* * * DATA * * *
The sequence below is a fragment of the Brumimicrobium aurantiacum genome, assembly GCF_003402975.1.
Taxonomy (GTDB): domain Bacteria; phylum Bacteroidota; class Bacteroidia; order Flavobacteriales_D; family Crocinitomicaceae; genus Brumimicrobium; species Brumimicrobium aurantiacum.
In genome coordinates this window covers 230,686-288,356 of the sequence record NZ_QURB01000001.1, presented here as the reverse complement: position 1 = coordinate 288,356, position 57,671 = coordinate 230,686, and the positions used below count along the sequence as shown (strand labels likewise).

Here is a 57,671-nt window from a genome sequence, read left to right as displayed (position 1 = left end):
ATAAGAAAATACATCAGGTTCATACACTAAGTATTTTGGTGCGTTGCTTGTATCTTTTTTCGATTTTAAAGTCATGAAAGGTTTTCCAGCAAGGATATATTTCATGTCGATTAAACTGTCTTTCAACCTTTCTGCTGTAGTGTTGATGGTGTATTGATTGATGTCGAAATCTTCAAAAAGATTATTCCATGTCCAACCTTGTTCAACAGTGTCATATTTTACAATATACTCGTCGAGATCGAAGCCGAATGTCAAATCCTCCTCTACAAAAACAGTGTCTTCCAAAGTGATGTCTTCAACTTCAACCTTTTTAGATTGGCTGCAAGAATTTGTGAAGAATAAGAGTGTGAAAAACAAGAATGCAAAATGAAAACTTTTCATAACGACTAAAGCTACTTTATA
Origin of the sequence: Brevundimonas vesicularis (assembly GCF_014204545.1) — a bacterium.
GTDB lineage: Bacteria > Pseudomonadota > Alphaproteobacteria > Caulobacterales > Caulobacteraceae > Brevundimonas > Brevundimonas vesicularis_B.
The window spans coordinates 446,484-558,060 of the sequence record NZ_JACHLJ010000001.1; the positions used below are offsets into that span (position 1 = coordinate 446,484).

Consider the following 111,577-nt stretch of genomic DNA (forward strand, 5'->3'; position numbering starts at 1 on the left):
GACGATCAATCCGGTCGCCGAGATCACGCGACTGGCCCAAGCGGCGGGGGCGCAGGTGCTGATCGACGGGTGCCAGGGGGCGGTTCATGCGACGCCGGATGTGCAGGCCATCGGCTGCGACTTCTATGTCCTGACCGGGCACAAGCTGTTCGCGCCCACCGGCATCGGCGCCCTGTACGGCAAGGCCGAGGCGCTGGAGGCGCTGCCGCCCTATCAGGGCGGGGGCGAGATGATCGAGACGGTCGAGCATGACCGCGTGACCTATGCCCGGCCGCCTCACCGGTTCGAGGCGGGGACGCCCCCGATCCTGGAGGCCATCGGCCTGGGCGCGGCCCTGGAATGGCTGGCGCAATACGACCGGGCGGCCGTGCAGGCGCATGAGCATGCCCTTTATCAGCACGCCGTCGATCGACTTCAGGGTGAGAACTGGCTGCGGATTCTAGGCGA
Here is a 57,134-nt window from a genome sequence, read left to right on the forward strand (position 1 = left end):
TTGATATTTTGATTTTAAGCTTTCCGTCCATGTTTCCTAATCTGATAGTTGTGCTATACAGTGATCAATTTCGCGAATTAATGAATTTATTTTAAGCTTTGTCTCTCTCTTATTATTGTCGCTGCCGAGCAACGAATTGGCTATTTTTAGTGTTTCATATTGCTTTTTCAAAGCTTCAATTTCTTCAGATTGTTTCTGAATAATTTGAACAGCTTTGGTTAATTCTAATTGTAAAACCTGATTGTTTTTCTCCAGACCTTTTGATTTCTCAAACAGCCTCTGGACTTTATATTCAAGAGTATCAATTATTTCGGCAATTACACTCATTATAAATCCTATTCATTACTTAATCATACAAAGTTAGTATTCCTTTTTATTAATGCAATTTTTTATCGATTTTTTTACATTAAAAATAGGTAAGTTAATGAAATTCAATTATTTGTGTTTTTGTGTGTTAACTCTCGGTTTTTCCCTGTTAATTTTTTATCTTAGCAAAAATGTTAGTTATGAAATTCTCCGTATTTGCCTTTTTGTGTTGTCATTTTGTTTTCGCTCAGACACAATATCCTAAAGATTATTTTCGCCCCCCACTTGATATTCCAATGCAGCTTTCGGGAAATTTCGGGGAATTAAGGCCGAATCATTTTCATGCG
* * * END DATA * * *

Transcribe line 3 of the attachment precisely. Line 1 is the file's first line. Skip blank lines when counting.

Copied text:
In genome coordinates this window covers 230,686-288,356 of the sequence record NZ_QURB01000001.1, presented here as the reverse complement: position 1 = coordinate 288,356, position 57,671 = coordinate 230,686, and the positions used below count along the sequence as shown (strand labels likewise).